"I was wearing my orange jumpsuit with black tennis shoes on my wedding day. And I was not able to kiss my wife.
We got married in San Francisco County Jail on Aug. 19, 2008. I remember it like it was yesterday. The jail staff told me this was the first time a same-sex marriage happened there. I was so scared and nervous.
I signed the marriage license papers in front of the notary lady from the bail bonds place across the street. My wife-to-be, Shayonna, wasn't allowed upstairs, so we signed it separately. After that, a guard took me into this little room where Shayonna was waiting. She looked so pretty. Her hair was in this little cute bun with a ponytail. She had braids and little spikes coming out of the bun. She was wearing a silver skirt with a champagne-colored shirt and orange shoes. The only thing I could do special was my hair -- I put a little ponytail at the top of my single braids.
We said our vows, and I cried like a big baby, because I couldn’t believe I was really getting married to this beautiful woman. We both said "I do," and then we took a picture. We were about to touch each other -- but the guard said we couldn't.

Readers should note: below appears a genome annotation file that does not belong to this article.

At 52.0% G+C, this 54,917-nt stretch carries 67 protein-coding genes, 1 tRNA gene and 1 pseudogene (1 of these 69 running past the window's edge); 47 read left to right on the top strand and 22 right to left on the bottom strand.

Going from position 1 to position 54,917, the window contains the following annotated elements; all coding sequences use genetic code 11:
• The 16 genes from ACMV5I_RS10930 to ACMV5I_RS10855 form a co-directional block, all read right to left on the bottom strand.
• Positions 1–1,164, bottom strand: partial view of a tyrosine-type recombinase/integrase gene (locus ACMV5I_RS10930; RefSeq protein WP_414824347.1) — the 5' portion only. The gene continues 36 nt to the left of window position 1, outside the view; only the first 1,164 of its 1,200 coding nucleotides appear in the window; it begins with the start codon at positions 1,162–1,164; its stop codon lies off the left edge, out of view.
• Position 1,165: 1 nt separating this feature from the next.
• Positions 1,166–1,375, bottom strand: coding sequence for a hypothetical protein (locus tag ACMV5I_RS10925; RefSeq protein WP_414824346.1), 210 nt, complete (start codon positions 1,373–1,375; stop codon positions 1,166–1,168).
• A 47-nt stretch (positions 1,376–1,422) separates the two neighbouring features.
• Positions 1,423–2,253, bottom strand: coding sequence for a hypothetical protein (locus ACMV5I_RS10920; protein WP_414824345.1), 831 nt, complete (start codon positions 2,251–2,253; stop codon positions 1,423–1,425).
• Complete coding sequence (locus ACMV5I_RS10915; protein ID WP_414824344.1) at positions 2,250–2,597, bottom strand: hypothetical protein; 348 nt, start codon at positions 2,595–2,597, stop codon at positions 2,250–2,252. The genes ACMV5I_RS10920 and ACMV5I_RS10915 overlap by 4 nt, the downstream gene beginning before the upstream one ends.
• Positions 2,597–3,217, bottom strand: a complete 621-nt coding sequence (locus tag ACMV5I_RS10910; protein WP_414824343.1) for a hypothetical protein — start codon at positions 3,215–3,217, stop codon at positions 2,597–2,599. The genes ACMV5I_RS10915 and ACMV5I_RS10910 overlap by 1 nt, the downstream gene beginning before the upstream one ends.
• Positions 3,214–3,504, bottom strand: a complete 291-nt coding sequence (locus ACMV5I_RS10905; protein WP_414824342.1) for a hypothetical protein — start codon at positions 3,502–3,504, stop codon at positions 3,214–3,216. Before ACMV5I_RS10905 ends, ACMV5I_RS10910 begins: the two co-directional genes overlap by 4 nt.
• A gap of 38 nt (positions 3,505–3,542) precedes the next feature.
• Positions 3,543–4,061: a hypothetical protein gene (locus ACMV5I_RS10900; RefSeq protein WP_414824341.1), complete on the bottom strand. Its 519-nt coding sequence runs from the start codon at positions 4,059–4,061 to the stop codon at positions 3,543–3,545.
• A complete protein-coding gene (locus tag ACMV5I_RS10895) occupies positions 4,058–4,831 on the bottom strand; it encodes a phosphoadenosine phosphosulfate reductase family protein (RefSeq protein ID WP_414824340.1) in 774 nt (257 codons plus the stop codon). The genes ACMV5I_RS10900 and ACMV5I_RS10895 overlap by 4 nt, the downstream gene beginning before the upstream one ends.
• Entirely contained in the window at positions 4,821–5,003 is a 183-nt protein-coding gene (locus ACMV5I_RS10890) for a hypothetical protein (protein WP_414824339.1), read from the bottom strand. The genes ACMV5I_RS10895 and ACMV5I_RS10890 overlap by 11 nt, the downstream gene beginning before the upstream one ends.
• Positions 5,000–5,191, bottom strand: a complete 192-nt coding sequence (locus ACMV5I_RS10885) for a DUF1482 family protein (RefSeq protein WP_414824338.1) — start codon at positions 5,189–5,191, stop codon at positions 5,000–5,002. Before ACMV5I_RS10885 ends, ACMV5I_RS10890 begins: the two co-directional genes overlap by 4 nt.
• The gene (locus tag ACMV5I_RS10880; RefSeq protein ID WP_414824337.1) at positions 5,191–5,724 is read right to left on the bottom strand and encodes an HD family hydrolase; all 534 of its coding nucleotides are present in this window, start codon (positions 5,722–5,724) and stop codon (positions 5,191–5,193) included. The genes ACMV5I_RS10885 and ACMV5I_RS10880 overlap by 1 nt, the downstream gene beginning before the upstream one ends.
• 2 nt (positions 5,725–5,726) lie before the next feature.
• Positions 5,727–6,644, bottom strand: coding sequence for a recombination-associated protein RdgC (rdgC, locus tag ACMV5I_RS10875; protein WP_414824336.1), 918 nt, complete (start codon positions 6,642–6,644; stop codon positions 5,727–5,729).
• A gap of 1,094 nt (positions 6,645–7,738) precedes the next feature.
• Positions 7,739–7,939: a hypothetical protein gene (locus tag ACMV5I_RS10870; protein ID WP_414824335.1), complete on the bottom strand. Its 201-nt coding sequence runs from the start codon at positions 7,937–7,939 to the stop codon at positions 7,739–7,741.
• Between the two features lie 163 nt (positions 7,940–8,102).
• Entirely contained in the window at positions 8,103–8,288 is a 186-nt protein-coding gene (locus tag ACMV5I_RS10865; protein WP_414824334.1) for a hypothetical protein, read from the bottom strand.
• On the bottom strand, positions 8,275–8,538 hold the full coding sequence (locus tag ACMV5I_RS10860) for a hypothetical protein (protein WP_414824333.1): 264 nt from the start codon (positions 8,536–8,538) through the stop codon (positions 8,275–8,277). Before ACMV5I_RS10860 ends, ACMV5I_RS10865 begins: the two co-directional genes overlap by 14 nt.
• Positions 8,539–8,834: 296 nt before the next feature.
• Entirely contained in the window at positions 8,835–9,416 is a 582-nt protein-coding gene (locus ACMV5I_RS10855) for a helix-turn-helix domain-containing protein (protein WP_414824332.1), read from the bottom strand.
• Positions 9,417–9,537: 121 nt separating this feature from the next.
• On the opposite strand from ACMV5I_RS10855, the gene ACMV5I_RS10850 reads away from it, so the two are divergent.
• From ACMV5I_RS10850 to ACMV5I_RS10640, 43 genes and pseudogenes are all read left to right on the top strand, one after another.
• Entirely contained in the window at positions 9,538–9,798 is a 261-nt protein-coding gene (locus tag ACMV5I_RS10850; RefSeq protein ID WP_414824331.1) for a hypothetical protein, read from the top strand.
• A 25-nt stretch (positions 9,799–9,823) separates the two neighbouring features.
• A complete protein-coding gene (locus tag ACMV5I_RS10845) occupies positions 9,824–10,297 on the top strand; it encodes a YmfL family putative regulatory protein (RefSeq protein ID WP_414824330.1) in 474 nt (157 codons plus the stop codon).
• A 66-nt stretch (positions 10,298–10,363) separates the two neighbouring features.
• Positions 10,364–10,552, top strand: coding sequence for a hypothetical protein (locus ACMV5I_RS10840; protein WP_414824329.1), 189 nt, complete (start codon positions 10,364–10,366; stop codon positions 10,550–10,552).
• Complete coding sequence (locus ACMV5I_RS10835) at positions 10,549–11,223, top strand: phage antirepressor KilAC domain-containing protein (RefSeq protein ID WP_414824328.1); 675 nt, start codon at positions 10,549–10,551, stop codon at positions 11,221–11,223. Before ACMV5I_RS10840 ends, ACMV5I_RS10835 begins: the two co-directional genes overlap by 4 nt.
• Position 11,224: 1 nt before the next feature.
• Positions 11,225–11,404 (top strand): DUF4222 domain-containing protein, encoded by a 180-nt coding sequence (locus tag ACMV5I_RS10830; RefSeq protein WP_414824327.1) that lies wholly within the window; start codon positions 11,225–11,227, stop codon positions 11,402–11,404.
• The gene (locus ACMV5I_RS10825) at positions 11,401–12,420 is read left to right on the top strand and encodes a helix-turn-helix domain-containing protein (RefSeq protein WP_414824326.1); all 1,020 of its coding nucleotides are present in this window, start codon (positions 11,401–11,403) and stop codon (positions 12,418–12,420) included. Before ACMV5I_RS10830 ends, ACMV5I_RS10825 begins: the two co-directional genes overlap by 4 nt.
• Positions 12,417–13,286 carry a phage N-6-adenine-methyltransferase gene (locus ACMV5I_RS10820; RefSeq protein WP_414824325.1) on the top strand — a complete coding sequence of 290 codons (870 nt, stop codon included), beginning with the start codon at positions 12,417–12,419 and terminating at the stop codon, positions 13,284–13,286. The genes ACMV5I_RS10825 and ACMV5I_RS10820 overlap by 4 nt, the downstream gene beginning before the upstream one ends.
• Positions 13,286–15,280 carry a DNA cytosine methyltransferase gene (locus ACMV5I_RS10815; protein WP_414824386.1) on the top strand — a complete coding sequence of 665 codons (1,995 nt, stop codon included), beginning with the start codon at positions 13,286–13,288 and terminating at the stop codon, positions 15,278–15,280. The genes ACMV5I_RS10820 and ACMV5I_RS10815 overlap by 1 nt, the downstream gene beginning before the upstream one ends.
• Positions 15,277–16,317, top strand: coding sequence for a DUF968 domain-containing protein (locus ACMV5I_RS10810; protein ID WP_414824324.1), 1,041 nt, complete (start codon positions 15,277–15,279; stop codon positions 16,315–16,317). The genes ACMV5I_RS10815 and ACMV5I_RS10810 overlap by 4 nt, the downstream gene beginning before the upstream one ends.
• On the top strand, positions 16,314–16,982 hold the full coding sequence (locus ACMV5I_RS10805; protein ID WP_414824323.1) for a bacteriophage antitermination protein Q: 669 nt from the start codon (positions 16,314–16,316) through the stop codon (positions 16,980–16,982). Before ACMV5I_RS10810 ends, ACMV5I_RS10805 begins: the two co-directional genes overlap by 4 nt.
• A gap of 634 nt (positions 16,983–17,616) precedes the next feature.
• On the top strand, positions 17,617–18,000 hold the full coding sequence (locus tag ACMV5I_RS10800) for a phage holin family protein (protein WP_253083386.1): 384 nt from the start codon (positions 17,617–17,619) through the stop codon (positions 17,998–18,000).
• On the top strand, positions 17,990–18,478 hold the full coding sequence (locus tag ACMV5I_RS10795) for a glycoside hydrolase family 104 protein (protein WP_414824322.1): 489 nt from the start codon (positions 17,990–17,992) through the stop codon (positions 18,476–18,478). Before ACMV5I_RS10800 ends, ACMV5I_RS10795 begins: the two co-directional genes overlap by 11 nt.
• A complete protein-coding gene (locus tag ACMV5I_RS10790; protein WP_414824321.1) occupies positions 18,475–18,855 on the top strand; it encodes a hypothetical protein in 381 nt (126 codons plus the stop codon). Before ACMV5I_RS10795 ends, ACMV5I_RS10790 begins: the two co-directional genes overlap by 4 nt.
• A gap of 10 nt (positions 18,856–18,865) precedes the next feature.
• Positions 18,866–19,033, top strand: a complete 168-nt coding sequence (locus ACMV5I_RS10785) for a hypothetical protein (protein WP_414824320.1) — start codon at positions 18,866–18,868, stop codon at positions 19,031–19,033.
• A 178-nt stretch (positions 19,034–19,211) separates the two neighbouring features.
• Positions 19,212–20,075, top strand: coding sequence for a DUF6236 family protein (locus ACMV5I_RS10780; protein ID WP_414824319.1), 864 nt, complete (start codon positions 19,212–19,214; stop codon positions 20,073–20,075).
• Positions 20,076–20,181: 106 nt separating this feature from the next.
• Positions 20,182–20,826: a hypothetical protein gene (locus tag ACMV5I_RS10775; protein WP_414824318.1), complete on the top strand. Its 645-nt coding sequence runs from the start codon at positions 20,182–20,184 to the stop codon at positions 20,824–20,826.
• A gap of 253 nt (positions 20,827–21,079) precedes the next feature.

It was very hard for me to say "I do" and not kiss the love of my life. She had to walk out first and then they let me walk out. I was singing "Ready for Love" by India Arie.
I proposed to Shayonna soon after I landed in jail. I told her, "Now is a good time for us to get married, because we might not be able to get married when I get out of jail because same-sex marriage might not be allowed in California anymore."
She said yes.
The first pastor we found said he couldn't marry us when he found out I was a woman. But we eventually found one.
After we were married, everybody, both the guards and the inmates, were like, "Oh congratulations!"
"I'm so happy!" I replied to everybody. And I cried out, "I’m married!"
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